Self Control: Full-time Job
There is an old story about a hermit who often complained that he had so much to do. People wondered about that because he lived all alone and asked him to explain what he meant.
His answer was: “I have two eagles to tame, two sparrow hawks to train; two rabbits to feed, a snake to look after, a donkey to load, a horse to saddle, and a lion to domesticate.”
“Well, if you’ve got to do all that, your time will be completely taken up, for sure. But where is your menagerie? Where do you keep all these animals which you speak of? We don’t see any of them.”
Then the hermit explained the story of the animals in such a way that they all understood, because they themselves had the same kind at home. We do, too. The two eagles are our eyes, which have a tendency to turn in all directions and sometimes to fix themselves onto objects, just as eagles grab and hold prey. It is often hard to tame the eyes.
The two sparrow hawks? These birds of prey are our hands, which automatically reach out for anything within sight. They grab and don’t let go. Sometimes they get out of control. But they can also do good things, like: caress, help, let go, soothe.
The two rabbits represent our feet which move to and fro with us, go here and there, and sometimes double back; they also make us unsteady.
Hardest to tame is the snake, which is our tongue lurking behind the fence of our teeth. Someone has said, “Thirty-two teeth are powerless against one tongue.” And not without reason do we sometimes talk about double-tongued ambiguity. But the tongue can also console and encourage and speak well of others.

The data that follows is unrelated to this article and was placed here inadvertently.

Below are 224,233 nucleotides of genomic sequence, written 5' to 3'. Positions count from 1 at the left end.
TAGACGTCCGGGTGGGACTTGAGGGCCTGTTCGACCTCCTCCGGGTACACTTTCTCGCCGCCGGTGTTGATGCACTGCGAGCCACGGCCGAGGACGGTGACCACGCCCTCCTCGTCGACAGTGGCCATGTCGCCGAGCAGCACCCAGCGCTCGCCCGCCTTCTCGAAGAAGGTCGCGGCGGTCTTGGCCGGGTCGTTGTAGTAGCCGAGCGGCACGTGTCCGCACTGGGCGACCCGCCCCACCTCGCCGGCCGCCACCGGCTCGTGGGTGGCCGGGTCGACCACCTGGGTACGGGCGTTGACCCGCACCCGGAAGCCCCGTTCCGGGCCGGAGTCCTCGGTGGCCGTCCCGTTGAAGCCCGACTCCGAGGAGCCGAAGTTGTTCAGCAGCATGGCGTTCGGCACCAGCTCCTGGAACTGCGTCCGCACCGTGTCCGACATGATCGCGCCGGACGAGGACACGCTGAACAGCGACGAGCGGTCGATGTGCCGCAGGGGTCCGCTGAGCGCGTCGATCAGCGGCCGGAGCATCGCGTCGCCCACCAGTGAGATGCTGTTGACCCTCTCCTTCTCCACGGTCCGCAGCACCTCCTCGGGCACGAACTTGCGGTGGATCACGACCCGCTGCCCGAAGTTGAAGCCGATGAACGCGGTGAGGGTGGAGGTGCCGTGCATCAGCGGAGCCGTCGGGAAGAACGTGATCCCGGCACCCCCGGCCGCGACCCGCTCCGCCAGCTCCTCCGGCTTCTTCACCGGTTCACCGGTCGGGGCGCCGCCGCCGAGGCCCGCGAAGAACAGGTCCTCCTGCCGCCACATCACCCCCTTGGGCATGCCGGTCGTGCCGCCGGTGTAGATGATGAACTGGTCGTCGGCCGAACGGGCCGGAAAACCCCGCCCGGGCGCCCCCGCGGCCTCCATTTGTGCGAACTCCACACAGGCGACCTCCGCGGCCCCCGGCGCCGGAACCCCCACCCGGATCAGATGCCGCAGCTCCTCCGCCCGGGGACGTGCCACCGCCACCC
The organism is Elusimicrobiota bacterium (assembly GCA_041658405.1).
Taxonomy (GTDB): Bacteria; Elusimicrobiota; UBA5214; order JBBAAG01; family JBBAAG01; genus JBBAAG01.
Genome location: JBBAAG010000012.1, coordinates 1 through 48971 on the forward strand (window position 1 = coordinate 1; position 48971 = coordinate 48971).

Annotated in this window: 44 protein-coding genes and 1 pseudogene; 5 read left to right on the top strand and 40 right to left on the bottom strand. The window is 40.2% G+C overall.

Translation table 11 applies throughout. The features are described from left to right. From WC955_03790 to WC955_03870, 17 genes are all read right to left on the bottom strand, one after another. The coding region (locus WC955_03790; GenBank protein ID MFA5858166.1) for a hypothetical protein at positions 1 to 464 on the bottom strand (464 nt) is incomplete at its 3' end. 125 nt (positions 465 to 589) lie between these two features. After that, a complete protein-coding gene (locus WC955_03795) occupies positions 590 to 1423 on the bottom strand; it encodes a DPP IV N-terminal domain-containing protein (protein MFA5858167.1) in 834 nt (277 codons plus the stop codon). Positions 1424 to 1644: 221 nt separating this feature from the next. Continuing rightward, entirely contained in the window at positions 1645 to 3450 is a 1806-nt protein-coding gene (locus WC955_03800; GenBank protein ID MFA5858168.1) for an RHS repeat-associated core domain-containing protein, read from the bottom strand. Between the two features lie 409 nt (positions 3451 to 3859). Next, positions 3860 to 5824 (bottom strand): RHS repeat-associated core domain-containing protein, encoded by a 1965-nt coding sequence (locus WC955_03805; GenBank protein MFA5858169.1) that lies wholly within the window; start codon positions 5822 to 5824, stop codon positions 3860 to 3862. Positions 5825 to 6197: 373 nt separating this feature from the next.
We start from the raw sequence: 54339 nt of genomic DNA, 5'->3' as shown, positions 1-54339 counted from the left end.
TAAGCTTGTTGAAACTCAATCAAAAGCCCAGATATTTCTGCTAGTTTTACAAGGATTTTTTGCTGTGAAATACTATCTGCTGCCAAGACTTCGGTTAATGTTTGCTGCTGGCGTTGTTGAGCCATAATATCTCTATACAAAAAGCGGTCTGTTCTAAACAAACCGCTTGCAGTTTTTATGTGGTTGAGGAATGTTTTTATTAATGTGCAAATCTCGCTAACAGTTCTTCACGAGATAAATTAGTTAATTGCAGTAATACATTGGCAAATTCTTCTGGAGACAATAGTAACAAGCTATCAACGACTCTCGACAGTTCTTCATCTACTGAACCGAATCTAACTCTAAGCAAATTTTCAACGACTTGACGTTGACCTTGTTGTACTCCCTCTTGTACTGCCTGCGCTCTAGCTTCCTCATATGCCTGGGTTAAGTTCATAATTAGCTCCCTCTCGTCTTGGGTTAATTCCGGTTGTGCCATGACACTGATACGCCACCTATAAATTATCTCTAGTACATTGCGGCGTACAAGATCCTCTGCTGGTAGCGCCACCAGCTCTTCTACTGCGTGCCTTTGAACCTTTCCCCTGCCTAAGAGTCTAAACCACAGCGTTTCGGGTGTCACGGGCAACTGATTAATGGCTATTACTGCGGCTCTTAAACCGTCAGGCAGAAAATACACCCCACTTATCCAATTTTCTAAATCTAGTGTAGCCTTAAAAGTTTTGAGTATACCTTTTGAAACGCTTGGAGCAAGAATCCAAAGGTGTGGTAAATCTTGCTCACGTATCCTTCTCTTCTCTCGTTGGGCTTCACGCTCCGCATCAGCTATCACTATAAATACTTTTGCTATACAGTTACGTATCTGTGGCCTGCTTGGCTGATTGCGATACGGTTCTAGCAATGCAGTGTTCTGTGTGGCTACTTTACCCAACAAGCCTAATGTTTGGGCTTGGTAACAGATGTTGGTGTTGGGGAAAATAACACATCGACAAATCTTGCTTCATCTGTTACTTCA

Then comes the donkey that is our body. How often our body resembles a donkey: when it is overburdened, it rebels, it rears up, starts kicking in all directions, becomes uncooperative and stubborn. And yet we can’t do without it.
And then we still have the lion to tame. People call the lion the king of beasts; just as our heart is the centre of our strength, the seat of our courage, but also the source of hate and revenge. But it can also be big- hearted and generous.
_ Johannes Kuhn
Just like the hermit in the story, each of us, without exception, has the selfsame hard task of taming all or several of these wild beasts. It is a fulltime task for today and everyday without any letup.